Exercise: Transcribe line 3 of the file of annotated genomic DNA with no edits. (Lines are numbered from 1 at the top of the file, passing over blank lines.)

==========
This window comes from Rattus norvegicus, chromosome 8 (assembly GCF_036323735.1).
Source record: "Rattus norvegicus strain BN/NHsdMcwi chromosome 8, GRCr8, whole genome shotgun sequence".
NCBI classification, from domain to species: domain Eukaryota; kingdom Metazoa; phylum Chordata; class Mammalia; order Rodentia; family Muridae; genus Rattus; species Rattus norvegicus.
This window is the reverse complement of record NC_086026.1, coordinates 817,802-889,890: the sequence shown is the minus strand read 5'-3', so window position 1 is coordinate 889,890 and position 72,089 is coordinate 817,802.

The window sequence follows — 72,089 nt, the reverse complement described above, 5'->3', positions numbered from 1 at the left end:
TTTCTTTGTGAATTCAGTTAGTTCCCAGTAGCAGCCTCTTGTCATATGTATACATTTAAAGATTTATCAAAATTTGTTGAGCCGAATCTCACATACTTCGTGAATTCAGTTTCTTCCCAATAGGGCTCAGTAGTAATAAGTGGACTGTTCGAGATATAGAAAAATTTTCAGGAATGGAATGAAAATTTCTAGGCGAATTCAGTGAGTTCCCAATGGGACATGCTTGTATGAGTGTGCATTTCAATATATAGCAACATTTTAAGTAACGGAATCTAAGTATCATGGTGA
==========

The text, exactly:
NCBI classification, from domain to species: domain Eukaryota; kingdom Metazoa; phylum Chordata; class Mammalia; order Rodentia; family Muridae; genus Rattus; species Rattus norvegicus.